HMOs operate under a number of different models. Some have multiple divisions, with each utilizing a different model, and often two or more models are blended. The staff model has physicians who are salaried and have offices in buildings owned or leased by the HMO. This is also referred to as a closed-panel HMO because the physicians can only see that particular HMO’s patients. The group model has physicians who are contracted within a multispecialty physician group. The group practice employs the physicians, while the group contracts with the HMO. This type of HMO may also establish the group practice, and members may be required to see HMO patients exclusively, but this is not a requirement. HMOs may also contract with an existing physician group. This group, referred to as the independent group model, may also see other patients not associated with the HMO. Physicians can also contract with an independent practice association, which may, in turn, contract with an HMO. These physicians typically have their own offices or established practice and continue to see non-HMO patients. In the network model, HMOs contract in any combination of the models. Since 1990, most HMOs operate under the network model.
HMOs typically operate in prescribed ways. Often, members are required to select a primary care physician. That doctor typically manages the entire case and directs the patients’ access to other medical services. Primary care physicians are typically general practitioners, family physicians, pediatricians, or internists. If the primary care physician is the manager of the case, patients must obtain a referral from him or her to see a specialist, and that cannot be authorized unless the HMOs’ guidelines are followed. In an open-access and POS plan, patients are not required to use a primary care physician to manage their care. They can see a specialist or other physician without a referral. However, if patients use their primary care physician for a referral, the HMO benefits are typically better when comparing the associated costs (i.e., the copayment).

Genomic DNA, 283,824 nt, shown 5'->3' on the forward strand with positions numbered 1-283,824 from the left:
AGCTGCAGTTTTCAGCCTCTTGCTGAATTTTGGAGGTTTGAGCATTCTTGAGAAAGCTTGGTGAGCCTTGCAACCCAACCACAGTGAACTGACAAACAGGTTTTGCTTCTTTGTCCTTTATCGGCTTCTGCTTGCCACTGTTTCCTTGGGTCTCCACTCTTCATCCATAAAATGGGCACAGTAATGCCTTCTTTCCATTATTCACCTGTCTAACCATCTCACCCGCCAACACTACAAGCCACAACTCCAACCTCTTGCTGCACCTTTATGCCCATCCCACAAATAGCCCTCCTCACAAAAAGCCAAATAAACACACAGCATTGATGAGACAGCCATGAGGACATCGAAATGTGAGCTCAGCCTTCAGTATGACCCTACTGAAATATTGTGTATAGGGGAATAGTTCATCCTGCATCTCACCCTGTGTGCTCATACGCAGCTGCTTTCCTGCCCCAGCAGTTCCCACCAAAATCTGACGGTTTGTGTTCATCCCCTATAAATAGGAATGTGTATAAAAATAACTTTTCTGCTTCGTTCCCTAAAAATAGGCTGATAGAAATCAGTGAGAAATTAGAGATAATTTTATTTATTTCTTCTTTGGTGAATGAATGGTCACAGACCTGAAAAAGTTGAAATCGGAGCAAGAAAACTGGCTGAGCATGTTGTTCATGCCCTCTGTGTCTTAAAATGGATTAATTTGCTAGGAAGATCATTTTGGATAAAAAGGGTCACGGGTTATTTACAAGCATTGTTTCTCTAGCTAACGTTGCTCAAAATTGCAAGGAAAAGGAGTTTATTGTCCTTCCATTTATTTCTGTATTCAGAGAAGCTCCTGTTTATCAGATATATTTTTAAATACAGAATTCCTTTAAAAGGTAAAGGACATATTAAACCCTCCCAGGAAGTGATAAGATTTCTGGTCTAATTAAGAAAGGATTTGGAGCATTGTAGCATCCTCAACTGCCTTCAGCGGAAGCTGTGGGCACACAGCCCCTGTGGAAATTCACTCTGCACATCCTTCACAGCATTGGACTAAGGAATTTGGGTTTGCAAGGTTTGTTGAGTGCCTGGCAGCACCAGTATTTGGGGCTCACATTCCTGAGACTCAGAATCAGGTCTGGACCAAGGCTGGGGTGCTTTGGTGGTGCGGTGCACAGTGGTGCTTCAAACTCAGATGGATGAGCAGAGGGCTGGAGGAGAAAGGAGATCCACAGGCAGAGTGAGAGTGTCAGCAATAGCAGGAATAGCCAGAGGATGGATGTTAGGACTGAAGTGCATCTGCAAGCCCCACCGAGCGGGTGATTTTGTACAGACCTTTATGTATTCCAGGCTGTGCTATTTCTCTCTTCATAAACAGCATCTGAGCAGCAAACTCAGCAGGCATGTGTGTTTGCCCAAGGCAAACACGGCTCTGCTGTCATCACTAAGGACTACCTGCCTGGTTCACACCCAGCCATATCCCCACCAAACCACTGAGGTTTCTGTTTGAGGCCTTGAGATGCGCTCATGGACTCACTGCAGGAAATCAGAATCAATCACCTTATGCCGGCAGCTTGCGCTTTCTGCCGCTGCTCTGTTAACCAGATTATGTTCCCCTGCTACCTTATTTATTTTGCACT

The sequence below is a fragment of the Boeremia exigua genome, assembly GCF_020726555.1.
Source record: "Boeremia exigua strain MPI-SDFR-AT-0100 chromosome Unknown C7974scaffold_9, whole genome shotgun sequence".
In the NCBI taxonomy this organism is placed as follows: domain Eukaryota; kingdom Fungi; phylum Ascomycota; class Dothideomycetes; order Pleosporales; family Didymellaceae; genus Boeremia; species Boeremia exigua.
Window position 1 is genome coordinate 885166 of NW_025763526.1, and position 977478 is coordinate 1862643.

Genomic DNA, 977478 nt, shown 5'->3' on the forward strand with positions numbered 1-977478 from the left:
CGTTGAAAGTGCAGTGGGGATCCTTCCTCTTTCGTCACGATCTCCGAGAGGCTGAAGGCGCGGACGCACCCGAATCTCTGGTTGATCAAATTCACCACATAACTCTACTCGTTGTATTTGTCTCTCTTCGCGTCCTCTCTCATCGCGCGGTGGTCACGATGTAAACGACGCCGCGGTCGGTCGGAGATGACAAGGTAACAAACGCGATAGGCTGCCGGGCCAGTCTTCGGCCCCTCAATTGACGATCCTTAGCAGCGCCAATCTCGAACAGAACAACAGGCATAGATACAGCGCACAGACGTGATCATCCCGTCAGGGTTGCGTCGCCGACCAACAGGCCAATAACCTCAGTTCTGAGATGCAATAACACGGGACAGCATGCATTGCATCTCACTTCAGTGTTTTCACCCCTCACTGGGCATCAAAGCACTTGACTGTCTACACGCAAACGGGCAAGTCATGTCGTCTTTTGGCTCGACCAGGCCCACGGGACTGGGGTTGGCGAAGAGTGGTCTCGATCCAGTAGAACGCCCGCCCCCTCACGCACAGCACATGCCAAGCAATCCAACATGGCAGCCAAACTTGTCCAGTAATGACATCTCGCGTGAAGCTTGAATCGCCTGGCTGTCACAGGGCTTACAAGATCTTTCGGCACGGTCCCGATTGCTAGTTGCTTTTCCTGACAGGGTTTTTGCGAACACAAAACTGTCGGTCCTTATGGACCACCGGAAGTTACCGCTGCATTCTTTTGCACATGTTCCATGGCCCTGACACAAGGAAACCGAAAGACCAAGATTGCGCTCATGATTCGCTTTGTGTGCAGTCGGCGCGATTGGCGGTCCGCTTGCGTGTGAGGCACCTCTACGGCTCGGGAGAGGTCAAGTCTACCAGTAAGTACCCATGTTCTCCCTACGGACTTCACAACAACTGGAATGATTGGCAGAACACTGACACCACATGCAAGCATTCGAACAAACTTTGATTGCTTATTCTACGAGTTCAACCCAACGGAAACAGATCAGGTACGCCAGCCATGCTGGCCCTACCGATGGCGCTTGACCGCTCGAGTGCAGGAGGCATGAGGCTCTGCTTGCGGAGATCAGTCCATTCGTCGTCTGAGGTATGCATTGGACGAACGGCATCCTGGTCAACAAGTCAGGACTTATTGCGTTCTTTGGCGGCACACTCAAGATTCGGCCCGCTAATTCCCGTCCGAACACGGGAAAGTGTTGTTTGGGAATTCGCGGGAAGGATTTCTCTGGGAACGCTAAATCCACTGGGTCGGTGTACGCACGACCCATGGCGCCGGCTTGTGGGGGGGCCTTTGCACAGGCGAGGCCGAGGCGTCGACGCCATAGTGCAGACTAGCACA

HMOs usually provide preventive care at a lower cost or even free to keep their members healthy and reduce the costs of in-depth medical care. Preventive care usually includes immunizations, mammograms, physicals, and well-baby checkups. They also monitor their physicians to see how they compare with other doctors in the network, in a process called utilization review. Some services, like outpatient mental health care, are limited and more costly. Experimental treatment and elective services (i.e., plastic surgery that is not reconstructive or related to a medical condition) are almost never covered. Case management is typically offered by HMOs, especially when patients have a catastrophic illness or chronic disease (e.g., cancer, diabetes, or asthma). The case manager ensures that the patient is receiving the appropriate care available and that no two providers are overlapping in their care. Case management has the goal of managing the condition so that it does not worsen beyond help.
Research is mixed as to whether HMOs are more successful at cost containment than non-HMO plans. HMOs do not affect the total expenditures of consumers, although out-of-pocket costs for routine care are often reduced. Some speculate that consumers utilize physician care more often because out-of-pocket expenses are initially reduced for members. Some critics have claimed that HMOs, especially those run for profit, increase administrative costs and tend to pick healthier patients. HMOs have been sued for allegations of restricting access to necessary care. Courts have to decide whether it is the HMO or the managing physician, however, who restricted the access. HMOs have also been sued for breach of contract and violations of state law. Hospitals can be held responsible for negligence if they select an unqualified physician, and HMOs can also face this legal conundrum. HMOs have to be diligent in screening and hiring the physicians who provide for their patients’ care. HMOs are regulated at the state and federal levels. Rather than licensed under an insurance license, HMOs are licensed by the state under a certificate of authority. HMOs must follow state and federal mandates to provide particular services.
- “HMO Insurance Plans.” http://ehealthinsurance. com/health-plans/hmo (Accessed September 2014).
- gov. “Health Maintenance Organization Plan.” http://medicare.gov/sign-up-change-plans/medicare-health-plans/medicare-advantage-plans/hmo-plans.html (Accessed September 2014).
- “HMO, PPO, EPO: What Health Plan Is Best?” (August 15, 2014). http://webmd.com/health-insurance/20140815/hmo-ppo-epo-hows-a-consumer-to-knowwhat-health-plan-is-best (Accessed September 2014).